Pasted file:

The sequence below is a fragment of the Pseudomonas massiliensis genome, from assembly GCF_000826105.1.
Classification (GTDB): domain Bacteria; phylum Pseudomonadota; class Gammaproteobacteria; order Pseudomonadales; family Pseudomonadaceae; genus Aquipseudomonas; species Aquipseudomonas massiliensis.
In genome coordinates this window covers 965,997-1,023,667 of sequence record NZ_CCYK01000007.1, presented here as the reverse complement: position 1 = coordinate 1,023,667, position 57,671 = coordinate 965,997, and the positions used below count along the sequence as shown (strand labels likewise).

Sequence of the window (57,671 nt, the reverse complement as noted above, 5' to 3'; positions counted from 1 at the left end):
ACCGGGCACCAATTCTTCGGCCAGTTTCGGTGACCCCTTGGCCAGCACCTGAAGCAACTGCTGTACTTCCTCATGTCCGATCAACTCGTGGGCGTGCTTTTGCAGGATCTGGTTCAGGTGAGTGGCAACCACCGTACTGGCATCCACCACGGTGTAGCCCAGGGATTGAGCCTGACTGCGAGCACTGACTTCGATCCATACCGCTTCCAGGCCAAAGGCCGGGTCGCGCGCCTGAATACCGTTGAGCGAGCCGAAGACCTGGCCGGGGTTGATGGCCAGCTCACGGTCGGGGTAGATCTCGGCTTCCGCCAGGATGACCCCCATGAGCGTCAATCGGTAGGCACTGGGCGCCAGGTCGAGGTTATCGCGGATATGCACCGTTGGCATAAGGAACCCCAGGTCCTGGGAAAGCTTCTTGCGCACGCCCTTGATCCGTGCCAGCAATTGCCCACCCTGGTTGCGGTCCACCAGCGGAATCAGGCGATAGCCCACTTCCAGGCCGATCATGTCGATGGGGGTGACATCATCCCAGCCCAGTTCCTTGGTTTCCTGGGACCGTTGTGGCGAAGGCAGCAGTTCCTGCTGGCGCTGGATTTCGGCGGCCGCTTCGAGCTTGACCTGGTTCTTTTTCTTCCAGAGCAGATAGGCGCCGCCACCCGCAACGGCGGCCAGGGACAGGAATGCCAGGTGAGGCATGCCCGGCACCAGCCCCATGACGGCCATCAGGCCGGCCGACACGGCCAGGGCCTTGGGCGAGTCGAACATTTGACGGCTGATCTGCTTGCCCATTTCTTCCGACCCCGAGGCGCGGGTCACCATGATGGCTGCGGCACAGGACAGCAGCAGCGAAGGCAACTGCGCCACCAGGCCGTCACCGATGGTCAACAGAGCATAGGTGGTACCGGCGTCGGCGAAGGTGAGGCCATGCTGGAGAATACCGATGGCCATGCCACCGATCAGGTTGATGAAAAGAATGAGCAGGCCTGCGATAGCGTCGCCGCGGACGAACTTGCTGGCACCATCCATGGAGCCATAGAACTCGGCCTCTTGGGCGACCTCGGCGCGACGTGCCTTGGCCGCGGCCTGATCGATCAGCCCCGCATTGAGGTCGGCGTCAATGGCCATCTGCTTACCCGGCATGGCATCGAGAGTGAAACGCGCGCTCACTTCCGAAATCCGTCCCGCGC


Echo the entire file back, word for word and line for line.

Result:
The sequence below is a fragment of the Pseudomonas massiliensis genome, from assembly GCF_000826105.1.
Classification (GTDB): domain Bacteria; phylum Pseudomonadota; class Gammaproteobacteria; order Pseudomonadales; family Pseudomonadaceae; genus Aquipseudomonas; species Aquipseudomonas massiliensis.
In genome coordinates this window covers 965,997-1,023,667 of sequence record NZ_CCYK01000007.1, presented here as the reverse complement: position 1 = coordinate 1,023,667, position 57,671 = coordinate 965,997, and the positions used below count along the sequence as shown (strand labels likewise).

Sequence of the window (57,671 nt, the reverse complement as noted above, 5' to 3'; positions counted from 1 at the left end):
ACCGGGCACCAATTCTTCGGCCAGTTTCGGTGACCCCTTGGCCAGCACCTGAAGCAACTGCTGTACTTCCTCATGTCCGATCAACTCGTGGGCGTGCTTTTGCAGGATCTGGTTCAGGTGAGTGGCAACCACCGTACTGGCATCCACCACGGTGTAGCCCAGGGATTGAGCCTGACTGCGAGCACTGACTTCGATCCATACCGCTTCCAGGCCAAAGGCCGGGTCGCGCGCCTGAATACCGTTGAGCGAGCCGAAGACCTGGCCGGGGTTGATGGCCAGCTCACGGTCGGGGTAGATCTCGGCTTCCGCCAGGATGACCCCCATGAGCGTCAATCGGTAGGCACTGGGCGCCAGGTCGAGGTTATCGCGGATATGCACCGTTGGCATAAGGAACCCCAGGTCCTGGGAAAGCTTCTTGCGCACGCCCTTGATCCGTGCCAGCAATTGCCCACCCTGGTTGCGGTCCACCAGCGGAATCAGGCGATAGCCCACTTCCAGGCCGATCATGTCGATGGGGGTGACATCATCCCAGCCCAGTTCCTTGGTTTCCTGGGACCGTTGTGGCGAAGGCAGCAGTTCCTGCTGGCGCTGGATTTCGGCGGCCGCTTCGAGCTTGACCTGGTTCTTTTTCTTCCAGAGCAGATAGGCGCCGCCACCCGCAACGGCGGCCAGGGACAGGAATGCCAGGTGAGGCATGCCCGGCACCAGCCCCATGACGGCCATCAGGCCGGCCGACACGGCCAGGGCCTTGGGCGAGTCGAACATTTGACGGCTGATCTGCTTGCCCATTTCTTCCGACCCCGAGGCGCGGGTCACCATGATGGCTGCGGCACAGGACAGCAGCAGCGAAGGCAACTGCGCCACCAGGCCGTCACCGATGGTCAACAGAGCATAGGTGGTACCGGCGTCGGCGAAGGTGAGGCCATGCTGGAGAATACCGATGGCCATGCCACCGATCAGGTTGATGAAAAGAATGAGCAGGCCTGCGATAGCGTCGCCGCGGACGAACTTGCTGGCACCATCCATGGAGCCATAGAACTCGGCCTCTTGGGCGACCTCGGCGCGACGTGCCTTGGCCGCGGCCTGATCGATCAGCCCCGCATTGAGGTCGGCGTCAATGGCCATCTGCTTACCCGGCATGGCATCGAGAGTGAAACGCGCGCTCACTTCCGAAATCCGTCCCGCGC